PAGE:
Here it is important to note the function of the words. "Qual" is the interrogative pronoun, functioning as the subject of the sentence. "Cane" is the predicate nominative. The "è" between them functions as the = sign.
In your translation "which" becomes the interrogative adjective, and "dog" becomes the subject of the sentence. "It", which doesn't appear anywhere in the Italian sentence, has appeared magically to become the predicate pronoun.
The question is fundamentally asking: which (out of the many options) is the dog? Your translation is fundamentally asking: which dog (out of a group of dogs) is it?
Great explanation for this usage. The sentence I saw with "Qual" before this one was with the possessive pronoun, e.g. "Qual e il tuo cane?" and there I think that either "Which dog is yours?" or "Which is your dog?" would be acceptable translations into English (if anything, I"d probably use the first more than the second, even though the second is grammatically closer to the Italian). By removing the possessive pronoun, it reveals both a grammatical and meaning/usage difference "Which x is...?" and "Which is...?"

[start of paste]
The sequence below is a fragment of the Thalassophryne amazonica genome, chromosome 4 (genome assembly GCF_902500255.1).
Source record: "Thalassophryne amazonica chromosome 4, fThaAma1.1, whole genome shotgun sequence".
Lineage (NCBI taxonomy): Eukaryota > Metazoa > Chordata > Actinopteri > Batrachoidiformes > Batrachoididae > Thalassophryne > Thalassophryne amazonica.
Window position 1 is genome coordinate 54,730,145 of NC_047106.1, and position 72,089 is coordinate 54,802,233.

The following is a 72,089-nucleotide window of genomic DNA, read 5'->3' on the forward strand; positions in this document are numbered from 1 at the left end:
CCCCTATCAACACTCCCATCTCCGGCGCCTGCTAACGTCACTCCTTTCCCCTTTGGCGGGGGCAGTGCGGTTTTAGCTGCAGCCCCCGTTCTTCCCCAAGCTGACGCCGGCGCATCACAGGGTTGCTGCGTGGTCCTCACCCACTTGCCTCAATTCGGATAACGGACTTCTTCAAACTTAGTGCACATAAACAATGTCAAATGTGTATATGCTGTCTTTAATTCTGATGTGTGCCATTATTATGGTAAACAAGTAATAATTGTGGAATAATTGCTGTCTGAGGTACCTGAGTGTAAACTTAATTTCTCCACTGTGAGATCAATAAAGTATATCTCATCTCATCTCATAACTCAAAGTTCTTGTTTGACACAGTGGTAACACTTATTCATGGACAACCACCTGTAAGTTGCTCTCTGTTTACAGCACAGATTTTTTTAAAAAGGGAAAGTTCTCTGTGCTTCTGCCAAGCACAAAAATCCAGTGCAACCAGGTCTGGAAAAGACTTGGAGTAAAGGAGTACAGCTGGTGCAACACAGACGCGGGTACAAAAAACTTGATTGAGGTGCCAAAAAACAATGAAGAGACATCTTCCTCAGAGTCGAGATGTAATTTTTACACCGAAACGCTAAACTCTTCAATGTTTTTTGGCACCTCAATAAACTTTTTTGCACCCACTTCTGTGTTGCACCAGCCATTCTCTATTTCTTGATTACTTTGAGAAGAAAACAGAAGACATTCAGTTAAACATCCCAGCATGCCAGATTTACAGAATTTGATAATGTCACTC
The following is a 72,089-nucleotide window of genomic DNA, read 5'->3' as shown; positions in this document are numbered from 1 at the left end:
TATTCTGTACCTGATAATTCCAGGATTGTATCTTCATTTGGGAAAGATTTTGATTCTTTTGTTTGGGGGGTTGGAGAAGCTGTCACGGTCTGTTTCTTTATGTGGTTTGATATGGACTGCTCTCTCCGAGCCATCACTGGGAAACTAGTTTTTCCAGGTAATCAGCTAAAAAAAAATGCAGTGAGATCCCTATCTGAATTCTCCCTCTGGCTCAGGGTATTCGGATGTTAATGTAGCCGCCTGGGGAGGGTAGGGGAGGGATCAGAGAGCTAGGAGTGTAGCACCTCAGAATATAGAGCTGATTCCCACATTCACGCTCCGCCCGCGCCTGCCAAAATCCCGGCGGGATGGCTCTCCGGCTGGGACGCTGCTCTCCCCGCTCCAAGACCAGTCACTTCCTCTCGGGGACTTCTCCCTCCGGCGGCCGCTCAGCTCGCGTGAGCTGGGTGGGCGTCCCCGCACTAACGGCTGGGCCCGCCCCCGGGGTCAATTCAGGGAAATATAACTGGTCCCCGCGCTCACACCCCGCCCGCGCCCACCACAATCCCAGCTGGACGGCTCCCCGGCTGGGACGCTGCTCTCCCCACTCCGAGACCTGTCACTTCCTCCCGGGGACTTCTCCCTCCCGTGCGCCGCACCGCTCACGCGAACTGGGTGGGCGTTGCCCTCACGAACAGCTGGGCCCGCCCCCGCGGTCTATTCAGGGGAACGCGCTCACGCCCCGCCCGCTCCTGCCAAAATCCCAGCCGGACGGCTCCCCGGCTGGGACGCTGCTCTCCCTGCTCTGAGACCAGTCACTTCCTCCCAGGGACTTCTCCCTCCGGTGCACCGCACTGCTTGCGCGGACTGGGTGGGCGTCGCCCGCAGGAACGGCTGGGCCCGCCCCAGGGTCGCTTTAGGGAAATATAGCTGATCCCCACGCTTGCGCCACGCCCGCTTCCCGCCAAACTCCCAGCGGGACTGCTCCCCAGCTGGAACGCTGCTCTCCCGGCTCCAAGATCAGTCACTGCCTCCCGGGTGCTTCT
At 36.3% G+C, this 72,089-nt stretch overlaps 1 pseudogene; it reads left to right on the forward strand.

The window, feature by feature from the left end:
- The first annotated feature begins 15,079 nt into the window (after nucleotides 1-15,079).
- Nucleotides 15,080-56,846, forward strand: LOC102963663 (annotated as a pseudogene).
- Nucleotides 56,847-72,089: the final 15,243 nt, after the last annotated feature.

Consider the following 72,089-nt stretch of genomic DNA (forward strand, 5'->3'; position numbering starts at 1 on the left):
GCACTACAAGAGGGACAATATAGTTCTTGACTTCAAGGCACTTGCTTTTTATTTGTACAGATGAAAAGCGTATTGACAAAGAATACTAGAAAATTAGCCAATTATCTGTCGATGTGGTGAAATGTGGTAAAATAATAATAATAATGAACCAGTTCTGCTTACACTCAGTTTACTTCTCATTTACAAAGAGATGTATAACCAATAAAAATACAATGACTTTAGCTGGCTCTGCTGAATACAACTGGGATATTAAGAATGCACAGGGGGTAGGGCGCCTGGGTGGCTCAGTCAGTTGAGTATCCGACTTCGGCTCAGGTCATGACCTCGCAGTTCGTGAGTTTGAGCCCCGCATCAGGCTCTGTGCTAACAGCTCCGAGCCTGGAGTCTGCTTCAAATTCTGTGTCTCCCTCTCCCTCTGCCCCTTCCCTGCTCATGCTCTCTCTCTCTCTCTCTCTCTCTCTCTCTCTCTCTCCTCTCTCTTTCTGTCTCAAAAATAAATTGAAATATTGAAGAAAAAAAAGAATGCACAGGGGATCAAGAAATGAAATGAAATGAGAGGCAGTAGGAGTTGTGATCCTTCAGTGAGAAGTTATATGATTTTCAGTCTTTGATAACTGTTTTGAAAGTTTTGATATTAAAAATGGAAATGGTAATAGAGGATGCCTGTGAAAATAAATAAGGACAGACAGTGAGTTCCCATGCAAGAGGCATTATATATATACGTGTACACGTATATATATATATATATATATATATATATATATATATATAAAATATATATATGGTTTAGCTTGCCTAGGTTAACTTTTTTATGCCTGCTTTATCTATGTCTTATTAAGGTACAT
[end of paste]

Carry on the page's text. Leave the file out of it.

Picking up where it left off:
Ex. 1You are learning Italian and you are at the park with an Italian exchange student who is learning English. He asks you this question.
Ex. 2 You are taking your baby for a stroll in the park and the child sees many different animals. You kneel down and ask the child this question.
Ex. 3 You are learning Italian on Duolingo's website and they ask you to translate this phrase.
Jae's explanation may be imaginative, but it was by using imagination that he found an answer for you. Next time before you relegate a phrase to the scrap heap, remember that many of the people here make (made) their living as writers. But most of all, don't be so quick to give up- you can do this.
Marking this comment down is silly. People need to know that its is the correct usage here as a possesive. It's ALWAYS means it is.
I kept getting this wrong because "cane" and "carne" sound almost the same to me. Then I went back to double check and realized that it's "la carne" and "il cane," so "il cane" is the only possible answer here. I'm not fluent yet in any language that has grammatical gender, so one more thing to learn to keep track of. LOL
I notice that there is no elision. This potentially changes the meaning. Qual'è = Quale è and means "which is it". In this case Qual è was used without the apostrophe, Qual è = "what is it" (when referring to a potential choice). Qual è la torta = What is the cake? Qual è il cane = What is the dog?